Geoffrey Dearnaley was distinguished for seminal contributions to the fields of low-energy nuclear physics, semiconductor detectors for nuclear radiations, and ion channelling at megaelectronvolt energies. Especially significant was his pioneering research on the ion implantation of semiconductor materials, ion implantation of metals, and ion-assisted coatings. He had a special skill in translating complex scientific concepts into industrially exploitable technologies, so his fundamental research contributions were taken up by industry in the automotive sector, electronics, and engineering. His innovations were seminal in the designs of several ion implantation systems, such as the Lintott implanter, that remained a major force in semiconductor implantation after many years. Later, he led the way with his second-generation ‘Blue Tank’ facility. It was his idea to improve the wear and oxidation resistance of metals by ion implantation, leading to successes as varied as improved resistance to high-temperature corrosion of nuclear fuel cladding and to notable reductions in wear of replacement hip joints. Geoffrey Dearnaley was a fundamental physicist who made significant original contributions to many scientific fields, and his understanding of both science and technology successfully showed industry how to exploit them.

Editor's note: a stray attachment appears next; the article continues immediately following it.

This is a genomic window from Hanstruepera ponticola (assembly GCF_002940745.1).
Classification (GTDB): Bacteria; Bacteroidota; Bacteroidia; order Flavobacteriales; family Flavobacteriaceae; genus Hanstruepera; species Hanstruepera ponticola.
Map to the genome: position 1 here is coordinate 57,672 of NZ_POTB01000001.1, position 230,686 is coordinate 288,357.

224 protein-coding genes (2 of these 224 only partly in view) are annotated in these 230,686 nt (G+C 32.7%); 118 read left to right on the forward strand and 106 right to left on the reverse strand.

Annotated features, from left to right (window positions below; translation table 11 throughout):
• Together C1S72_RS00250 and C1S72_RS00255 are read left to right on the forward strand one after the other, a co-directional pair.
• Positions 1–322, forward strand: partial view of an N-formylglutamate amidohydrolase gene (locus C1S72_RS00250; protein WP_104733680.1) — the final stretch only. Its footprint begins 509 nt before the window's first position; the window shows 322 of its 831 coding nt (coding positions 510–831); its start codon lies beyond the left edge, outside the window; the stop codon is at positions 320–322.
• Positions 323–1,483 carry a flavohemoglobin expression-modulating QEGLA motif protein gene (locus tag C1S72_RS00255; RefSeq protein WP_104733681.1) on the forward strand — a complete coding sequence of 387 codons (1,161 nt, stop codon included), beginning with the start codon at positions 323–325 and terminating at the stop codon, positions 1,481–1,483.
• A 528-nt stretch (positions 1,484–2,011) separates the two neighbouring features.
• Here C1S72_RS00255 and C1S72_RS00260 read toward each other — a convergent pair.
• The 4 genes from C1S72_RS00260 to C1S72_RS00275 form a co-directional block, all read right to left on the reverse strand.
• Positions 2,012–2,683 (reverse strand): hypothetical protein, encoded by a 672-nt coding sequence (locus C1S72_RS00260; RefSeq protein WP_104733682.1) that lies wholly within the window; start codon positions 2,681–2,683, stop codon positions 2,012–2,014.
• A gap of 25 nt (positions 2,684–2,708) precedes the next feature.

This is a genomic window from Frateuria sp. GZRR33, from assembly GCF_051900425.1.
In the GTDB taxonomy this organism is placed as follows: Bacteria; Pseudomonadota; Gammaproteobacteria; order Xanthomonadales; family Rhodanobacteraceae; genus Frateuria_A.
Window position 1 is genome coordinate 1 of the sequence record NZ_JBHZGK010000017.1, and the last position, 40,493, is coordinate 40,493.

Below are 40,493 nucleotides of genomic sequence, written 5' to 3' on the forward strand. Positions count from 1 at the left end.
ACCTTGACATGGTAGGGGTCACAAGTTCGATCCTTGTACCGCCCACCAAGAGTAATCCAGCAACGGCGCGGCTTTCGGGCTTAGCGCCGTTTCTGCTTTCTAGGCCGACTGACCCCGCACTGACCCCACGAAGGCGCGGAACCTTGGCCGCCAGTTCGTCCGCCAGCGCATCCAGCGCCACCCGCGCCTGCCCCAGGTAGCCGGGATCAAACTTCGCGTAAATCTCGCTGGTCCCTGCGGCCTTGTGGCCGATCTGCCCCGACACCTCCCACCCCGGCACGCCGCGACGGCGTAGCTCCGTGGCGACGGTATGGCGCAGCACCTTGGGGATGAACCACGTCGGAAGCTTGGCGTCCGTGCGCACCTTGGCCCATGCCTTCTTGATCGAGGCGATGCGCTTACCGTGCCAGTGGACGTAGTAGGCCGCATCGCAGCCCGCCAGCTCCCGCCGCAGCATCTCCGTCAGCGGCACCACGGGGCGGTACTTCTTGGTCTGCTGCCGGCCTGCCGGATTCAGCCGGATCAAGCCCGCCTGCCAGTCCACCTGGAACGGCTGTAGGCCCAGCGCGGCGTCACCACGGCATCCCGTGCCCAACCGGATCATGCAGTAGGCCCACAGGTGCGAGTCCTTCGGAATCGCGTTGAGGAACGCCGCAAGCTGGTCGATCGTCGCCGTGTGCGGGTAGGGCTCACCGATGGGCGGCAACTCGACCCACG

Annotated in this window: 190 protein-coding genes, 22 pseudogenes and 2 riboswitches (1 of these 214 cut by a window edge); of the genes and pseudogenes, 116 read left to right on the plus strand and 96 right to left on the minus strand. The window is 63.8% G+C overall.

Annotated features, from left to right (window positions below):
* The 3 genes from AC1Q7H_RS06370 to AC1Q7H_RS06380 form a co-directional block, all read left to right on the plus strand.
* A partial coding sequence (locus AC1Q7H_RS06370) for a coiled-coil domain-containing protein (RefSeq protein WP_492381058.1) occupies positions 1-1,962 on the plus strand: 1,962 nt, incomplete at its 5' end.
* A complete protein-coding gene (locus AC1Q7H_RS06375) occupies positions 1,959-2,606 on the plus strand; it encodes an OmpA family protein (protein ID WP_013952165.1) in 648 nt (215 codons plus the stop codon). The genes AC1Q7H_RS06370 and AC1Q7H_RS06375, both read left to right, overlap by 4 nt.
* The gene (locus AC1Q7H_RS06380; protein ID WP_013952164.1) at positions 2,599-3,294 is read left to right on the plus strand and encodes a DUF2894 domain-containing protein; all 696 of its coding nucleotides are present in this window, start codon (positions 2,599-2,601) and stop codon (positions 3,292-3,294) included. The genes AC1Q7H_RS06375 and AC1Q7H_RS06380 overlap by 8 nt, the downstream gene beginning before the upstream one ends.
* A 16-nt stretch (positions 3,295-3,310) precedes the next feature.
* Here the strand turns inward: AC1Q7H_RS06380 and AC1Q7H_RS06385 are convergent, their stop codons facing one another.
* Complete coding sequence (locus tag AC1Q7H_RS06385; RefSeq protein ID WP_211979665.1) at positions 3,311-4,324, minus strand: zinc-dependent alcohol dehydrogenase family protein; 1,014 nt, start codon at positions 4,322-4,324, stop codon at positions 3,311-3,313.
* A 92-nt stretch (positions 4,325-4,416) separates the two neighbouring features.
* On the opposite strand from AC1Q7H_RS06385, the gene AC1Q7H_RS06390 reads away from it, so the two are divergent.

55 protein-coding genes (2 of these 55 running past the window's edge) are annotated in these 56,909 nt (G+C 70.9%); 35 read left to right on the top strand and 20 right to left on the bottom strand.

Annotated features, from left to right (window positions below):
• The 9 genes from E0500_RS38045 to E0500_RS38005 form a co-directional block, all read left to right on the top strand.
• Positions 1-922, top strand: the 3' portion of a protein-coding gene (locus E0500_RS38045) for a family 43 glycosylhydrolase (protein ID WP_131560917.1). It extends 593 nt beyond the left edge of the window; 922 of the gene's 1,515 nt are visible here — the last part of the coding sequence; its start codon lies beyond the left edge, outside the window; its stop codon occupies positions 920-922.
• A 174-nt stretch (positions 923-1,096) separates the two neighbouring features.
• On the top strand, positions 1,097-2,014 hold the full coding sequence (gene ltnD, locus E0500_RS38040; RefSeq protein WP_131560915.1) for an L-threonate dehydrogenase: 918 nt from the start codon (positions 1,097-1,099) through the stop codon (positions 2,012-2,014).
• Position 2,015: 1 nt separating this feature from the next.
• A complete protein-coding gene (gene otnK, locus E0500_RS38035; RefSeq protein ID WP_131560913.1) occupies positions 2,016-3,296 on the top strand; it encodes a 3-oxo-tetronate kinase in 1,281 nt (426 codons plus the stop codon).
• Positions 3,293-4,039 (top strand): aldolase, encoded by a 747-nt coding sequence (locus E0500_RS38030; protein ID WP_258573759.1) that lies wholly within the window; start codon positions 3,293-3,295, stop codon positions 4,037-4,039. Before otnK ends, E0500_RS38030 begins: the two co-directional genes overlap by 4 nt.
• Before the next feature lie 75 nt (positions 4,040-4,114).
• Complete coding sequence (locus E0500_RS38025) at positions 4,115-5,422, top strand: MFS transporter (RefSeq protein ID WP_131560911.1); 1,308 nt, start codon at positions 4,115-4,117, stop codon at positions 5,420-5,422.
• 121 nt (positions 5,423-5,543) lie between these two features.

- © 2010 The Royal Society